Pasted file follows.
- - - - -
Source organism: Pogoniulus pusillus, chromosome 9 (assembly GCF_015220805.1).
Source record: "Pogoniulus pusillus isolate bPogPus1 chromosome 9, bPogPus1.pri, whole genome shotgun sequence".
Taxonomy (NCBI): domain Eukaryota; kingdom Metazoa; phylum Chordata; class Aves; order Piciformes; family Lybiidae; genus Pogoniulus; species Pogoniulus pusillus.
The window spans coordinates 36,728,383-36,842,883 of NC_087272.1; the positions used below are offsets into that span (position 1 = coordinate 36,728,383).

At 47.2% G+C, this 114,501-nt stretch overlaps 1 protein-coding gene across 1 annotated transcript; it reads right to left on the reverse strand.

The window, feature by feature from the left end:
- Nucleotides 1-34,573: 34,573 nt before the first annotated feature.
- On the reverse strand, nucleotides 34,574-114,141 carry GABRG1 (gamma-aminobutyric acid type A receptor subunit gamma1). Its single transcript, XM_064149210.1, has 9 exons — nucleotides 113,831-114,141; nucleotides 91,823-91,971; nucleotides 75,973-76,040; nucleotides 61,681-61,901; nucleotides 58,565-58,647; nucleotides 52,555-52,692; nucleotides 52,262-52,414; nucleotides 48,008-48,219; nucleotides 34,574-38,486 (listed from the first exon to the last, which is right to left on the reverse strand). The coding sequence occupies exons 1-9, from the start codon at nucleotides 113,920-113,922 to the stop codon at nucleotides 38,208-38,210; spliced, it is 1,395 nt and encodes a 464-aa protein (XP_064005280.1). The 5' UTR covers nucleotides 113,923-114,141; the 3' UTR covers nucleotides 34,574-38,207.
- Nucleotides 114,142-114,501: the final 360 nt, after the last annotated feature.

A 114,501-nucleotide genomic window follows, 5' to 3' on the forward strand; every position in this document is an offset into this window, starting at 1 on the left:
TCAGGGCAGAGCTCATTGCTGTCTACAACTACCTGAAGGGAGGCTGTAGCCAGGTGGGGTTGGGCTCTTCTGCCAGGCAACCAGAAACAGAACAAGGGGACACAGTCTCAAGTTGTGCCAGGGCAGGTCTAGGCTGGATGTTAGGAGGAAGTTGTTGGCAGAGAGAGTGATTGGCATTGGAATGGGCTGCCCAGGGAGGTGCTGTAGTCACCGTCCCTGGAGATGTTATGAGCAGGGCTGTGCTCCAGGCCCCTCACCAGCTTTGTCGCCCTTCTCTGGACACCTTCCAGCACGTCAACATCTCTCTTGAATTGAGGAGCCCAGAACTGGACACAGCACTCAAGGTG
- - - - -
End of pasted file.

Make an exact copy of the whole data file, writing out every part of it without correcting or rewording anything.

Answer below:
Source organism: Pogoniulus pusillus, chromosome 9 (assembly GCF_015220805.1).
Source record: "Pogoniulus pusillus isolate bPogPus1 chromosome 9, bPogPus1.pri, whole genome shotgun sequence".
Taxonomy (NCBI): domain Eukaryota; kingdom Metazoa; phylum Chordata; class Aves; order Piciformes; family Lybiidae; genus Pogoniulus; species Pogoniulus pusillus.
The window spans coordinates 36,728,383-36,842,883 of NC_087272.1; the positions used below are offsets into that span (position 1 = coordinate 36,728,383).

At 47.2% G+C, this 114,501-nt stretch overlaps 1 protein-coding gene across 1 annotated transcript; it reads right to left on the reverse strand.

The window, feature by feature from the left end:
- Nucleotides 1-34,573: 34,573 nt before the first annotated feature.
- On the reverse strand, nucleotides 34,574-114,141 carry GABRG1 (gamma-aminobutyric acid type A receptor subunit gamma1). Its single transcript, XM_064149210.1, has 9 exons — nucleotides 113,831-114,141; nucleotides 91,823-91,971; nucleotides 75,973-76,040; nucleotides 61,681-61,901; nucleotides 58,565-58,647; nucleotides 52,555-52,692; nucleotides 52,262-52,414; nucleotides 48,008-48,219; nucleotides 34,574-38,486 (listed from the first exon to the last, which is right to left on the reverse strand). The coding sequence occupies exons 1-9, from the start codon at nucleotides 113,920-113,922 to the stop codon at nucleotides 38,208-38,210; spliced, it is 1,395 nt and encodes a 464-aa protein (XP_064005280.1). The 5' UTR covers nucleotides 113,923-114,141; the 3' UTR covers nucleotides 34,574-38,207.
- Nucleotides 114,142-114,501: the final 360 nt, after the last annotated feature.

A 114,501-nucleotide genomic window follows, 5' to 3' on the forward strand; every position in this document is an offset into this window, starting at 1 on the left:
TCAGGGCAGAGCTCATTGCTGTCTACAACTACCTGAAGGGAGGCTGTAGCCAGGTGGGGTTGGGCTCTTCTGCCAGGCAACCAGAAACAGAACAAGGGGACACAGTCTCAAGTTGTGCCAGGGCAGGTCTAGGCTGGATGTTAGGAGGAAGTTGTTGGCAGAGAGAGTGATTGGCATTGGAATGGGCTGCCCAGGGAGGTGCTGTAGTCACCGTCCCTGGAGATGTTATGAGCAGGGCTGTGCTCCAGGCCCCTCACCAGCTTTGTCGCCCTTCTCTGGACACCTTCCAGCACGTCAACATCTCTCTTGAATTGAGGAGCCCAGAACTGGACACAGCACTCAAGGTG